Kinda like when we learn to make an atlatl, we don't stop carrying a gun. We just have a clearer understanding of the process of flying projectiles... LOL

  15. #35

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    which techniques do you suggest at different climates. Please suggest what tools.

  16. #36

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    Quote Originally Posted by Hamish View Post
    which techniques do you suggest at different climates. Please suggest what tools.
    I suggest this.....http://www.wilderness-survival.net/f...-Introductions
    I Wonder Who was the first person to look at a cow and say, "I think I'll squeeze these dangly things here, and drink what ever comes out?"

  17. #37
    reclinite automaton canid's Avatar
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    I have by far the best results with a fire-bow, if we're to exclude gasoline, a bic and [insert any tinder in any moisture-condition here].

    I still habitually leave most of my knives full hard at the spine for a steel though.
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  18. #38

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    Quote Originally Posted by canid View Post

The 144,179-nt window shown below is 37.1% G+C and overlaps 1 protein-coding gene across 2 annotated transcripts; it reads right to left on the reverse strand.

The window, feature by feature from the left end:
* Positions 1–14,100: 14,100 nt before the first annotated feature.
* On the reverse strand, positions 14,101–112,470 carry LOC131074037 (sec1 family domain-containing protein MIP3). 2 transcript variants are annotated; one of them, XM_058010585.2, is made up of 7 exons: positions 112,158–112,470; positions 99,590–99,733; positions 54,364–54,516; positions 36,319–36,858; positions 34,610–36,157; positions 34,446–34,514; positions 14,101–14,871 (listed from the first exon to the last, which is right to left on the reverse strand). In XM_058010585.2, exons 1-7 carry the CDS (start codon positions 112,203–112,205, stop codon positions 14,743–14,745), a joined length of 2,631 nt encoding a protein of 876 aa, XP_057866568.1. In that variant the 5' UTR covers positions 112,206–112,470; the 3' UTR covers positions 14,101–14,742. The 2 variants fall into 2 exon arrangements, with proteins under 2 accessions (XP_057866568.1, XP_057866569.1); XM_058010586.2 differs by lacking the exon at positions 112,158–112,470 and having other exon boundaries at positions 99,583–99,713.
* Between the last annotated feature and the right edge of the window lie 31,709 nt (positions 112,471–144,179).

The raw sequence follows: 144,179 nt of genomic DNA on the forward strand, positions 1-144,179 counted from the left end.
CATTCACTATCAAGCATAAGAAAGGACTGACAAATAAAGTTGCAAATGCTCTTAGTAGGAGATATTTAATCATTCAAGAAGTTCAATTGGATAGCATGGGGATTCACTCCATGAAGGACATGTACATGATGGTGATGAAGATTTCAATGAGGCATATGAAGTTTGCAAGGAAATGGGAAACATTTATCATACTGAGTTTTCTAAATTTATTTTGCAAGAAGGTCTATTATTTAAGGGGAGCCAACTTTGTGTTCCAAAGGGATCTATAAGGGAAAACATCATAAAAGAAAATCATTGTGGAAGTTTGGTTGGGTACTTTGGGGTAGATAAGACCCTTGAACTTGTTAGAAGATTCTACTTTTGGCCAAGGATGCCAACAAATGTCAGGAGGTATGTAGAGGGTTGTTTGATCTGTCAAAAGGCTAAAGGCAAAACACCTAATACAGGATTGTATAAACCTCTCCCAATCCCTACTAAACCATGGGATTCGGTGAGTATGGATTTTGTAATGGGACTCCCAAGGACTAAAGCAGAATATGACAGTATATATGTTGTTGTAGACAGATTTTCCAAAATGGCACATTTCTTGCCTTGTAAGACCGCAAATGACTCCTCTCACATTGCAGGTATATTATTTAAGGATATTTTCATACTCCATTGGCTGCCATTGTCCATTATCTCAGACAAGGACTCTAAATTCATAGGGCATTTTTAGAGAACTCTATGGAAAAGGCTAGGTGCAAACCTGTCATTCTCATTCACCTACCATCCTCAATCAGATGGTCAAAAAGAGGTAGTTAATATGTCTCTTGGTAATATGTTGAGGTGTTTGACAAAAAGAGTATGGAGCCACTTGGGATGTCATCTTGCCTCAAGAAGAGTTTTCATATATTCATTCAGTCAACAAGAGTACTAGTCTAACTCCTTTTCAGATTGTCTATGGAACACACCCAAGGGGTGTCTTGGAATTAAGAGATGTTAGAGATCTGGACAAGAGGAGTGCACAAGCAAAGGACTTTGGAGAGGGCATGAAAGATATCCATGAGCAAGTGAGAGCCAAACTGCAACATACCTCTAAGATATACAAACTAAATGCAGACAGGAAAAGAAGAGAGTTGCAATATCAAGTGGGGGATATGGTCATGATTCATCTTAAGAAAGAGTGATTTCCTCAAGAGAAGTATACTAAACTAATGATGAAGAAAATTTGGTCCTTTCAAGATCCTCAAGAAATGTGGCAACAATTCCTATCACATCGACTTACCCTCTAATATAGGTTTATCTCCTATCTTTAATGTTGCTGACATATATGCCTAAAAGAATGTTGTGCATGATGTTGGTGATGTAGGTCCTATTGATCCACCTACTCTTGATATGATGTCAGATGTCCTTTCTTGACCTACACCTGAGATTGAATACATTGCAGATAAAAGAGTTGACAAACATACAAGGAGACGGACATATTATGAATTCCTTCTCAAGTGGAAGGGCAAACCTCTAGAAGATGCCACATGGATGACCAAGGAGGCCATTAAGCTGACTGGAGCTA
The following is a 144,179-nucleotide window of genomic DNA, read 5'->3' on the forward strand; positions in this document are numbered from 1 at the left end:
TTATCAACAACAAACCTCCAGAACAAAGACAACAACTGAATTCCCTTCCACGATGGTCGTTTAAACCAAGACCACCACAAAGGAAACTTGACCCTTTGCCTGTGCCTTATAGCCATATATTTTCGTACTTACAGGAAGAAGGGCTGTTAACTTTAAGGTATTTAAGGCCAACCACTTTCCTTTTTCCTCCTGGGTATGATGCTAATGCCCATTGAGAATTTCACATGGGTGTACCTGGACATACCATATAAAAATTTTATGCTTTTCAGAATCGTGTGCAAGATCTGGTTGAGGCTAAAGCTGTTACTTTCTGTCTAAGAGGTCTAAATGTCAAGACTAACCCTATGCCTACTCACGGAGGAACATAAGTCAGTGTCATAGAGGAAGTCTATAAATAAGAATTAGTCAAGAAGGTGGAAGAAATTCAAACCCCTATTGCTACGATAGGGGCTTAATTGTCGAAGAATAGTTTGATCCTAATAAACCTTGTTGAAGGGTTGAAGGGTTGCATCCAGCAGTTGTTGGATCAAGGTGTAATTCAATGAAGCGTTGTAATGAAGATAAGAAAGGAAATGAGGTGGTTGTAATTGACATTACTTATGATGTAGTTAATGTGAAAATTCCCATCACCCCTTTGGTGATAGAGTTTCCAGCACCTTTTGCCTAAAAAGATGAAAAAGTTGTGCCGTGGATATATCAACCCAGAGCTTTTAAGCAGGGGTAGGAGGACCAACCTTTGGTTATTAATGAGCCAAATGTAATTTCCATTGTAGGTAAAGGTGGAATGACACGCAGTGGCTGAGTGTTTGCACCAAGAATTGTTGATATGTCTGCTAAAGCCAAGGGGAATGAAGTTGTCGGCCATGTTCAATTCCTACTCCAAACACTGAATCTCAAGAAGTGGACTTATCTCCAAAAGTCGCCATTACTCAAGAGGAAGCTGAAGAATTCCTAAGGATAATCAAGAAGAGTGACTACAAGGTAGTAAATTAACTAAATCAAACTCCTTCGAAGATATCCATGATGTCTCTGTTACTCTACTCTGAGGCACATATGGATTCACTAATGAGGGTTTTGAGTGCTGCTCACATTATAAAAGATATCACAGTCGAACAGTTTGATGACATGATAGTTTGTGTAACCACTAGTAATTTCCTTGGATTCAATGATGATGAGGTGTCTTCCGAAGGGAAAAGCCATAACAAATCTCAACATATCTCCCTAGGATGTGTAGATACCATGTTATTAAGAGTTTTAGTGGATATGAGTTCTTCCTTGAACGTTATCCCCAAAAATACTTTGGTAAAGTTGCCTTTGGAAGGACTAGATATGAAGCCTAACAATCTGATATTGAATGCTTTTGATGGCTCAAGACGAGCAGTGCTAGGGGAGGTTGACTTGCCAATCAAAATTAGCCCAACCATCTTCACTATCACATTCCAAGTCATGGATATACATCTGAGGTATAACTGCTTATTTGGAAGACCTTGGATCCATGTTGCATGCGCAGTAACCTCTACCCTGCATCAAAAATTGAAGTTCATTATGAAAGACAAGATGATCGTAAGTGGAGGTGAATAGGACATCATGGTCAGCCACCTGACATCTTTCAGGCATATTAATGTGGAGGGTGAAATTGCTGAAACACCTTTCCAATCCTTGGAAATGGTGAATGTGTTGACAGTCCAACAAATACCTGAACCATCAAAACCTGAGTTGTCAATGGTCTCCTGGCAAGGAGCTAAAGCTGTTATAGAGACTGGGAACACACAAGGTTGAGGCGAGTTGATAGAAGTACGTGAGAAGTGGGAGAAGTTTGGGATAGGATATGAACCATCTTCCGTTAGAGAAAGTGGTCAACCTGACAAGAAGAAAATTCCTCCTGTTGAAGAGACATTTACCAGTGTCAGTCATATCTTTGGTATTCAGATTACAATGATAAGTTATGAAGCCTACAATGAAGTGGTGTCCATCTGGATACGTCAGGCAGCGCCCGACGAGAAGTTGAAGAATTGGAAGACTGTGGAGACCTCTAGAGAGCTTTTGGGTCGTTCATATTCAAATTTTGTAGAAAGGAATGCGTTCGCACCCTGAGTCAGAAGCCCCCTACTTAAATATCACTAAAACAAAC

I have by far the best results with a fire-bow, if we're to exclude gasoline, a bic and [insert any tinder in any moisture-condition here].

    I still habitually leave most of my knives full hard at the spine for a steel though.
    Somehow, we get a bunch of folks from everywhere else that proclaim themselves country boys and proclaim us city folks because we are from South Florida.

    A lot of these self described country boys use an accelerant and junk wood to try and start a fire and fail. LOL

  19. #39
    Super Moderator crashdive123's Avatar
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    Quote Originally Posted by Batch View Post
    Somehow, we get a bunch of folks from everywhere else that proclaim themselves country boys and proclaim us city folks because we are from South Florida.

    A lot of these self described country boys use an accelerant and junk wood to try and start a fire and fail. LOL
    Everybody knows that South Florida is all like South Beach in Miami......well......and about a million and a half acres of Everglades. http://en.wikipedia.org/wiki/Everglades
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  20. #40

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    I need more dirt time with the bow drill I think I would have a cold night trying to light a fire like that.